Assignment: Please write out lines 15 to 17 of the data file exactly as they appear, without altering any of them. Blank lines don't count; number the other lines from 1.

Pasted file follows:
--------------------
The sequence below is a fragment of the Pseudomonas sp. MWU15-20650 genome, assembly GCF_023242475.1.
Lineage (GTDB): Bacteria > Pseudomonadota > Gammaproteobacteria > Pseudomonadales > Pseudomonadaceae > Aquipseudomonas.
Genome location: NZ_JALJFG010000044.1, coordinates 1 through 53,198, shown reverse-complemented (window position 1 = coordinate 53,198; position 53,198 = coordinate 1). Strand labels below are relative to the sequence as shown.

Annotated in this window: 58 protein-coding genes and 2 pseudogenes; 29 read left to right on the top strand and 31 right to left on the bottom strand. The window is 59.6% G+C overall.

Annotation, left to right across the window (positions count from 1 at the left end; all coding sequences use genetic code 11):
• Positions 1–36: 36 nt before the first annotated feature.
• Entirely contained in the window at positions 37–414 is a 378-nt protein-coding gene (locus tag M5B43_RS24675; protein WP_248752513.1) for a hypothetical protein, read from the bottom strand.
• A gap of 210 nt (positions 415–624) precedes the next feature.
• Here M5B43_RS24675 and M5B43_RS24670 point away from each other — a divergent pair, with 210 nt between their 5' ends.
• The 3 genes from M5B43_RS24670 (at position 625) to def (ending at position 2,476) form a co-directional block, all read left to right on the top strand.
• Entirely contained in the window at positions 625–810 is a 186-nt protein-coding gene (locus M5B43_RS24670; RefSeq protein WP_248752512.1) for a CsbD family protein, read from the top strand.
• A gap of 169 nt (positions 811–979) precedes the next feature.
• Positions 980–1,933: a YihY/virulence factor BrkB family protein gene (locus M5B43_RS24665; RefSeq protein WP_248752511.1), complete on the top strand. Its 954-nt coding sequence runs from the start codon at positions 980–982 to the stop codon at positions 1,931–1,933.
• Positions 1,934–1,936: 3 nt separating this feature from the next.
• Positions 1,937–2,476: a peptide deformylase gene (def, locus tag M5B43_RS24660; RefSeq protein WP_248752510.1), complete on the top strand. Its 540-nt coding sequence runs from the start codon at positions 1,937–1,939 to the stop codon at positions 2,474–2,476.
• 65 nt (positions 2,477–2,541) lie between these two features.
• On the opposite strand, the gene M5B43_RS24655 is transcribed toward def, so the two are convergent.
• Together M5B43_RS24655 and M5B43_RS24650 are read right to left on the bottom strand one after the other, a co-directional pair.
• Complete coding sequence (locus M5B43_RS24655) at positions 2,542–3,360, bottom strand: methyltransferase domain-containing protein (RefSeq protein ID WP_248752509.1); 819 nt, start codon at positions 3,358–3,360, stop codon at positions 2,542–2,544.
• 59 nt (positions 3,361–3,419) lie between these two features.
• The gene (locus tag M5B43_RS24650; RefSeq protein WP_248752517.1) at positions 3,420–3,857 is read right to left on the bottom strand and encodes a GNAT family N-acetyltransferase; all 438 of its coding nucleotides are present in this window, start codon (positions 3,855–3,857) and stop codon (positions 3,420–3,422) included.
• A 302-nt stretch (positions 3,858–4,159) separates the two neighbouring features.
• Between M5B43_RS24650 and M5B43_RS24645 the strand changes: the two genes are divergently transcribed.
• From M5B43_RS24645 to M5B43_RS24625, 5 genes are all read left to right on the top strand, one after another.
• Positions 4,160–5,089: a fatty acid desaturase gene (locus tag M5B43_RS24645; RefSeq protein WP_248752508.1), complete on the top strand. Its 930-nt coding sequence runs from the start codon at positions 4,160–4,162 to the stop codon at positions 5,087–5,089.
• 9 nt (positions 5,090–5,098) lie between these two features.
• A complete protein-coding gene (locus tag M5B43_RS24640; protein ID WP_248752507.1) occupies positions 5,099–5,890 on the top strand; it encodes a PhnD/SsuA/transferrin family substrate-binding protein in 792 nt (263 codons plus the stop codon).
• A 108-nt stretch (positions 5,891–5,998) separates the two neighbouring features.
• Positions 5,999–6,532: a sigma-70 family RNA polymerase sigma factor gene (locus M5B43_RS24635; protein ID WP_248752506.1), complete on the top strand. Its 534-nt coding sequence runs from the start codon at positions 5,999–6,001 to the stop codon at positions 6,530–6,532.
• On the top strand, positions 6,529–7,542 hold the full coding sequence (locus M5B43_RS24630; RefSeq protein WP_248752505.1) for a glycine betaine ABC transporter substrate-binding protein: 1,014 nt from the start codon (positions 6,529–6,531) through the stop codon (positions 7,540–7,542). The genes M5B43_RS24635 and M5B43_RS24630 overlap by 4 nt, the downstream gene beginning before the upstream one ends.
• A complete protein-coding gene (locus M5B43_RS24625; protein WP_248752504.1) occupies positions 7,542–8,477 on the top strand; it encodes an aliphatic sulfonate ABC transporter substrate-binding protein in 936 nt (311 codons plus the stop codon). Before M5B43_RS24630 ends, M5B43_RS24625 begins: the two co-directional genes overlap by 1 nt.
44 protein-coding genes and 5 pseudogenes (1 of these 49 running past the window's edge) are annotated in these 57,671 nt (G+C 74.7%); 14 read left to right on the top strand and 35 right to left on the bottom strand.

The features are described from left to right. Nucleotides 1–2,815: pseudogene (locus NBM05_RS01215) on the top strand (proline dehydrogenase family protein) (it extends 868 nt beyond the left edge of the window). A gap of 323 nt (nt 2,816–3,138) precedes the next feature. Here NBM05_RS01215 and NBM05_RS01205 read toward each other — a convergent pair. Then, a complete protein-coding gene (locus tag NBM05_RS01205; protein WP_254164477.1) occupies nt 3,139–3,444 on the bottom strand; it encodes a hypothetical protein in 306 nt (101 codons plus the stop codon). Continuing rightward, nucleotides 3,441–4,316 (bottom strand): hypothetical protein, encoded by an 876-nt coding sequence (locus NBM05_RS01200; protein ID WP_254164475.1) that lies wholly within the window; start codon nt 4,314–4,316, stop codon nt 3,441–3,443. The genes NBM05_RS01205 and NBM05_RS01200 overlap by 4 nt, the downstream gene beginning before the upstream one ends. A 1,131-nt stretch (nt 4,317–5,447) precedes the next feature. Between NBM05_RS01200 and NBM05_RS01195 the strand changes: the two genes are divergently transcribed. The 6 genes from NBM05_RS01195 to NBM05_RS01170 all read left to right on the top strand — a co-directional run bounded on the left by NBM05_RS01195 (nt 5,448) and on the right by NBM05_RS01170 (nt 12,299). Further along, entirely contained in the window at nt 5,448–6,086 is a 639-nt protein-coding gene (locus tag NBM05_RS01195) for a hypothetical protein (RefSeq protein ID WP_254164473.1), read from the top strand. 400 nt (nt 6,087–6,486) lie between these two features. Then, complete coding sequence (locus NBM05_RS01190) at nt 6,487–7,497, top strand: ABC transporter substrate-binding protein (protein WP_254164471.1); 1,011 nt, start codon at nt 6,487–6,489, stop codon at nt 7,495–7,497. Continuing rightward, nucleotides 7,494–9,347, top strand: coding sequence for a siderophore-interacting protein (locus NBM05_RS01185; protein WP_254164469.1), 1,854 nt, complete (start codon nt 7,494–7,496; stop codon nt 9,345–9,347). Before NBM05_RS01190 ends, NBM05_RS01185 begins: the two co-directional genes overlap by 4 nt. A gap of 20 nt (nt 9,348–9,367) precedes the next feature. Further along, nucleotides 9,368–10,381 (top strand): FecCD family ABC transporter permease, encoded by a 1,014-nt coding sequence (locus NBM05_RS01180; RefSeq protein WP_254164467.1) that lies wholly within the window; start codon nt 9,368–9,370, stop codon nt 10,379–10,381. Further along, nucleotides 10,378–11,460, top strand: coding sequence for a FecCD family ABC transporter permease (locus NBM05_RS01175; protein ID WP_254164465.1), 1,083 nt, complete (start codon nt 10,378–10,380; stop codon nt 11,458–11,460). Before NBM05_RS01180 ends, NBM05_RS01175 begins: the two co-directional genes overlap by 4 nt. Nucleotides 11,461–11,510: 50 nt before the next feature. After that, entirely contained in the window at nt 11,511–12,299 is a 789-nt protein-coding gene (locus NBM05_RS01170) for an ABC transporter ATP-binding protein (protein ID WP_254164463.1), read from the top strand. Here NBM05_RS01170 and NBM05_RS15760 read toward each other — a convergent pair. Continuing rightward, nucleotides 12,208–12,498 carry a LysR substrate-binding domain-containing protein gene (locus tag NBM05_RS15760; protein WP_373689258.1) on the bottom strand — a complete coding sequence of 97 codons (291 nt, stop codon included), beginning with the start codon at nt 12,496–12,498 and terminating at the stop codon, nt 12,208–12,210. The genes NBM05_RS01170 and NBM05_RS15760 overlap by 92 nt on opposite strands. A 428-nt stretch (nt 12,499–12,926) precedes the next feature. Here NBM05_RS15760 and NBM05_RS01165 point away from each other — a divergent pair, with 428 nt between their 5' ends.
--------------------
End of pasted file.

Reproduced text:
• Positions 1,937–2,476: a peptide deformylase gene (def, locus tag M5B43_RS24660; RefSeq protein WP_248752510.1), complete on the top strand. Its 540-nt coding sequence runs from the start codon at positions 1,937–1,939 to the stop codon at positions 2,474–2,476.
• 65 nt (positions 2,477–2,541) lie between these two features.
• On the opposite strand, the gene M5B43_RS24655 is transcribed toward def, so the two are convergent.